Black History Month: Walter Tull
He was one of the first people of mixed heritage to play in the Football League’s top division, and the British Army’s first Black officer. Walter Tull exemplified heroism in both.
Walter’s early life
Walter Tull was born in 1888, in Folkestone, Kent, where his mother’s family were from. His father, Daniel Tull, was a carpenter from Barbados, where Walter’s grandfather had been a slave.
Walter’s early childhood was spent in Folkestone, where he started school. But when Walter was just 7 years old, his mother died. And, a couple of years later, when Walter was 9, his father died, too.
Daniel Tull had re-married, but Walter’s step-mother, Clara, found it difficult bringing up 5 young children on her own. Ministers from Clara’s church advised her to send the two oldest boys, Walter and his elder brother Edward, to an orphanage in East London.
Edward was adopted by a family from Glasgow, where he went on to study and qualify as the first mixed-race dentist in the United Kingdom.
A Black football pioneer
It was in East London that Walter signed his first football contract, joining the amateur club Clapton in 1908. He helped Clapton win three cups in his first year, and received many glowing reports. Just one year later, aged 21, Walter made the leap from amateur to professional football when he signed for Tottenham Hotspur in the First Division (what we now call the Premier League).
However, Walter soon became the target of racial abuse from some opposition supporters.
One report in the Football Star, headlined “Football and the Colour Prejudice”, is thought to be the first time racial abuse was mentioned in a football report. The story states that Walter remained professional and composed throughout the game while “a section of the crowd made a cowardly attack on him.”
The story describes Walter as “Holtspur’s most brainy forward” and states, “Let me tell those Bristol hooligans that Tull is so clean in mind and method as to be a model for all white men who play football … Tull was the best forward on the field.”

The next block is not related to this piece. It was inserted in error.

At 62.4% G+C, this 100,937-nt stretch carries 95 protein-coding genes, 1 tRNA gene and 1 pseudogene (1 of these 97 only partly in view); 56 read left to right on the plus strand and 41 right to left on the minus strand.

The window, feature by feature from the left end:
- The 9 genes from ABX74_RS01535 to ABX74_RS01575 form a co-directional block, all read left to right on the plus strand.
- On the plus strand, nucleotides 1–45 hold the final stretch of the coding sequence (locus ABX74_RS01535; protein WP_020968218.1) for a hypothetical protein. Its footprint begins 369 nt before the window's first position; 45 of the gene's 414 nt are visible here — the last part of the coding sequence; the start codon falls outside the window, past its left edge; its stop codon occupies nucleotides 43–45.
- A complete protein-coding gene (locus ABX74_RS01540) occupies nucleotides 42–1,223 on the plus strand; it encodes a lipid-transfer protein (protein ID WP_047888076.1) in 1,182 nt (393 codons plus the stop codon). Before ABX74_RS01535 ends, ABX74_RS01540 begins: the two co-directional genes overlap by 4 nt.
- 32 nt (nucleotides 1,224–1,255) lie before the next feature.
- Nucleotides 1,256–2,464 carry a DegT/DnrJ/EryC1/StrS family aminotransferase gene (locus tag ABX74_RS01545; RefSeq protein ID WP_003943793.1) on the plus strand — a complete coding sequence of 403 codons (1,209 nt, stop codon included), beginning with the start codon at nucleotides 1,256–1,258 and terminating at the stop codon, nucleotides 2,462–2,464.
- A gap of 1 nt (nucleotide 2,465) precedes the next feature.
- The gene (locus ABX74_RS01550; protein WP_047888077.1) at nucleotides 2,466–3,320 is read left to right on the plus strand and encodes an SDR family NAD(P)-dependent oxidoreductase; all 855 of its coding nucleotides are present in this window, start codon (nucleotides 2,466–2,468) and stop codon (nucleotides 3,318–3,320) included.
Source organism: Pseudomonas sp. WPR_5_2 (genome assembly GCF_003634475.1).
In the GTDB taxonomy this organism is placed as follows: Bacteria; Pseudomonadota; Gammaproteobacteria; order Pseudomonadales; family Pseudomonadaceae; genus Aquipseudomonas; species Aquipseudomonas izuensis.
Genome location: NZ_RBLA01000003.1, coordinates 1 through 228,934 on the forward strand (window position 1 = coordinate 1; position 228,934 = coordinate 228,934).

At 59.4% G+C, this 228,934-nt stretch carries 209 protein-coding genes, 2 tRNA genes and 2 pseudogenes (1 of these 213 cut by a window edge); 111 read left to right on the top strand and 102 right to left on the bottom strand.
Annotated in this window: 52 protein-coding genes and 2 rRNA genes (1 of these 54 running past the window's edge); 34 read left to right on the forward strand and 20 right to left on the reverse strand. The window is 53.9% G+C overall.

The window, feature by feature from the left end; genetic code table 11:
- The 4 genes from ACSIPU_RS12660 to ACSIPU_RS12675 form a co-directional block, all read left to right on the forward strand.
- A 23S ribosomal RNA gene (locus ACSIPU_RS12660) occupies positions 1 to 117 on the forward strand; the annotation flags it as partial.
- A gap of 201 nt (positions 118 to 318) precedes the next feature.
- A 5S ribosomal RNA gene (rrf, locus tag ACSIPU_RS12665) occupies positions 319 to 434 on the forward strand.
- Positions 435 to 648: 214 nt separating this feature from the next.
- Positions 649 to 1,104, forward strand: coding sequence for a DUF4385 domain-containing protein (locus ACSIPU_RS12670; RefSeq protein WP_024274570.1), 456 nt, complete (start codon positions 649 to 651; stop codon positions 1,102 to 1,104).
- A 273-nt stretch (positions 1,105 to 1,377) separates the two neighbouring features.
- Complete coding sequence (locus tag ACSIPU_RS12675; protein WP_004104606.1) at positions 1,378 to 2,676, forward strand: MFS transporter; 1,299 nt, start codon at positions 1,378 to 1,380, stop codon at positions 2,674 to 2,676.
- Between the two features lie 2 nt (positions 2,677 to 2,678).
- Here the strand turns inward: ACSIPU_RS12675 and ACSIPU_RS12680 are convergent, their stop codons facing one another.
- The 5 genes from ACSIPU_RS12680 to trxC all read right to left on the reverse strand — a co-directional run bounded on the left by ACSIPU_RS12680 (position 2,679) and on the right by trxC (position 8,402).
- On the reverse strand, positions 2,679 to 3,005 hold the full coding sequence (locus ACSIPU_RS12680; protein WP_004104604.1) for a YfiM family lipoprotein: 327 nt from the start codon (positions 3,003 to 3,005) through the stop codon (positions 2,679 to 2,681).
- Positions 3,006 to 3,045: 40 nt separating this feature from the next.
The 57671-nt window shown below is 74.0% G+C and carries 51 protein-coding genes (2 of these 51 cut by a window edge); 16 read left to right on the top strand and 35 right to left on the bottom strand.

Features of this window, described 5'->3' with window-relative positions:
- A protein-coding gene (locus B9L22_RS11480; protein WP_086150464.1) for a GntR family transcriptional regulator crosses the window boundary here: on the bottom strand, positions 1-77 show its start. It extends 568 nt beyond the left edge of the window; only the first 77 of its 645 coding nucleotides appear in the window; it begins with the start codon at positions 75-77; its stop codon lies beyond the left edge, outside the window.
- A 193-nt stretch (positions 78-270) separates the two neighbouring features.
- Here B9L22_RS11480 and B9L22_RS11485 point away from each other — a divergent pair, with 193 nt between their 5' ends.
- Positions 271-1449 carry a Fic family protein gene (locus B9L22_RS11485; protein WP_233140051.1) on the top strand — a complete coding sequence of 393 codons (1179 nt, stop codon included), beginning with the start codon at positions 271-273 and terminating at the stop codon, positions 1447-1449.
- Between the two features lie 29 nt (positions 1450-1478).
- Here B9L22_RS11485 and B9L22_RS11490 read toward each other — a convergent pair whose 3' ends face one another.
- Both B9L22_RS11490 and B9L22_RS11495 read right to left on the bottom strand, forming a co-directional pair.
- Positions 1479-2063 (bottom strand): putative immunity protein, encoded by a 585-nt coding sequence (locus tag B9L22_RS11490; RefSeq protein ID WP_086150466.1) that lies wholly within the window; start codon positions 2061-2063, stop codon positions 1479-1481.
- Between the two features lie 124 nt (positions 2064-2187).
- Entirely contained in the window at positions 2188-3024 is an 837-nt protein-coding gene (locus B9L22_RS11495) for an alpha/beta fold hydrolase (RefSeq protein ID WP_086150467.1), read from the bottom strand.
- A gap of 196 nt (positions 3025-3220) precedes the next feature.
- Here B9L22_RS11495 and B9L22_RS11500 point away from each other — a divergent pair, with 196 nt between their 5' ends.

Even so, soon after this match Walter was dropped to the reserves, and found it difficult to get back into the first-team on a regular basis.
In 1911 Walter was signed up by the great manager Herbert Chapman to play for Northampton Town, where he went on to make over a hundred appearances.
The first Black officer in the British Army
When the First World War broke out in August 1914, Walter joined the British Army.
Seeing action at the First Battle of the Somme, and on the Italian Front, he was praised for his “gallantry and coolness”. He rose through the ranks to become the first black officer in the British Army (even though Army rules at the time only allowed for white officers). He showed great bravery leading his men into battle behind enemy lines.
On 25th March 1918 Walter was killed in action in Northern France during the Second Battle of the Somme. Despite brave efforts from his men, his body was never recovered. He was just 29 years old.
His commanding officers wrote to his family to say that they had recommended him for a Military Cross.